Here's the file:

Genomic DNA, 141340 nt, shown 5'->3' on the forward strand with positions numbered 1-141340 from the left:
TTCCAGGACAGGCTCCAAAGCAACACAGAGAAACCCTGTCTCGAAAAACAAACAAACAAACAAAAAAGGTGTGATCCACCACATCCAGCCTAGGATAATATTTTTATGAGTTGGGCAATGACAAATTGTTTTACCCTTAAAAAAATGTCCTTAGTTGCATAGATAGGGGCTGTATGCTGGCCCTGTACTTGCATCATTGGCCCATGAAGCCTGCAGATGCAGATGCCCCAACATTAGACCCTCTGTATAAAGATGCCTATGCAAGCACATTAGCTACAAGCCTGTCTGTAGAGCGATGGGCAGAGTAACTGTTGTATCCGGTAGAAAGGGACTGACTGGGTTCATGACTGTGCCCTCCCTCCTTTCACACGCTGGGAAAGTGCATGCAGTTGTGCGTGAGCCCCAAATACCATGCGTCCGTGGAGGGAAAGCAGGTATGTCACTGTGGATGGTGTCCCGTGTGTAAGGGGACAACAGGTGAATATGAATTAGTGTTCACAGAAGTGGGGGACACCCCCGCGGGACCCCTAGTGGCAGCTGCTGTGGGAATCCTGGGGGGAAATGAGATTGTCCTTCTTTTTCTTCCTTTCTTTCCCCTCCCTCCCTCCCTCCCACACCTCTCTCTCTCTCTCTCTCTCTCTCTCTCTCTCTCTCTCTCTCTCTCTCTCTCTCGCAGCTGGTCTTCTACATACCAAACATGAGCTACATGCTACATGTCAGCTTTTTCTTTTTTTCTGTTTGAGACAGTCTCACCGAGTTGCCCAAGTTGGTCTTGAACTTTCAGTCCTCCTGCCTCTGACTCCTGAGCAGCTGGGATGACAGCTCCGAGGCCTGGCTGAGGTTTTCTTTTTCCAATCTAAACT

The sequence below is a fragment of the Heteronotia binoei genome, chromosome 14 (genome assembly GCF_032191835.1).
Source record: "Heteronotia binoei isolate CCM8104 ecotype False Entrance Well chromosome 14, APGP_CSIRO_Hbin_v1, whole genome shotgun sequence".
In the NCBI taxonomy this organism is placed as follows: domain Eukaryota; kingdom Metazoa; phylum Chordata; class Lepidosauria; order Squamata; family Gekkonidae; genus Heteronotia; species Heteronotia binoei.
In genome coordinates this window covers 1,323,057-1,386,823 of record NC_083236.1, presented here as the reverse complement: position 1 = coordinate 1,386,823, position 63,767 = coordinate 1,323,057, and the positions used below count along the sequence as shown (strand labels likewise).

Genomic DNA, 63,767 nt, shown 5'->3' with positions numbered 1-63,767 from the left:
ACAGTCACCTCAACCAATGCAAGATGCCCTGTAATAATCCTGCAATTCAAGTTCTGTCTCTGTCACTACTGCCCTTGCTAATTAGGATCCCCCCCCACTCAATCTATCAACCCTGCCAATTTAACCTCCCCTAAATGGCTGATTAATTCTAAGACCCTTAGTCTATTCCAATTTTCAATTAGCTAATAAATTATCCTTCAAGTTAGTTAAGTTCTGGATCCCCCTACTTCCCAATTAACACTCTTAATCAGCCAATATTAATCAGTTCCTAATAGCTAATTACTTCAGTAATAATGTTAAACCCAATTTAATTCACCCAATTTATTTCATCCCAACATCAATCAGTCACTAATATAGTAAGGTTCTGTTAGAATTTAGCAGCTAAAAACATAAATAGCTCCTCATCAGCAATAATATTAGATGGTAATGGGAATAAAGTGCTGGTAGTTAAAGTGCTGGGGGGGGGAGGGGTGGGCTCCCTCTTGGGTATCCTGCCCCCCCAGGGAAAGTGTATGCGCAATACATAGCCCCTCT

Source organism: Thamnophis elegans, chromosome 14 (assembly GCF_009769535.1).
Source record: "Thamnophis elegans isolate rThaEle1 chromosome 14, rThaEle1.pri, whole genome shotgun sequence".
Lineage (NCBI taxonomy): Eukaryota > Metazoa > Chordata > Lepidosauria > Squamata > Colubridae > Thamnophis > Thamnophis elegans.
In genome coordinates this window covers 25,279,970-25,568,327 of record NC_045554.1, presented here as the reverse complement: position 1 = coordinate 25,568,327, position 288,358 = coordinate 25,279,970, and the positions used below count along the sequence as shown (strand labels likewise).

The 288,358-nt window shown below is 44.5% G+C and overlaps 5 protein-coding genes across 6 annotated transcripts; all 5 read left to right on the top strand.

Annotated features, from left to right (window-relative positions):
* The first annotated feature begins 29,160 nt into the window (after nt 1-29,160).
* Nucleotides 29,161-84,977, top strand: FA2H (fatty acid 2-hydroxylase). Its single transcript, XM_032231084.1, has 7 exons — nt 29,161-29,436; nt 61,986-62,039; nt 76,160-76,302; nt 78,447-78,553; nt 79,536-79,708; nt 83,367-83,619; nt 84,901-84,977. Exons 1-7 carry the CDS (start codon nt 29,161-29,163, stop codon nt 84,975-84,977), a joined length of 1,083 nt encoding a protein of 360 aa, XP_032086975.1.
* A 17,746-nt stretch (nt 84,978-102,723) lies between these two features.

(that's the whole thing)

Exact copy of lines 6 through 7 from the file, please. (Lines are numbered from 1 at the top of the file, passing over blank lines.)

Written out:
In genome coordinates this window covers 1,323,057-1,386,823 of record NC_083236.1, presented here as the reverse complement: position 1 = coordinate 1,386,823, position 63,767 = coordinate 1,323,057, and the positions used below count along the sequence as shown (strand labels likewise).

Genomic DNA, 63,767 nt, shown 5'->3' with positions numbered 1-63,767 from the left: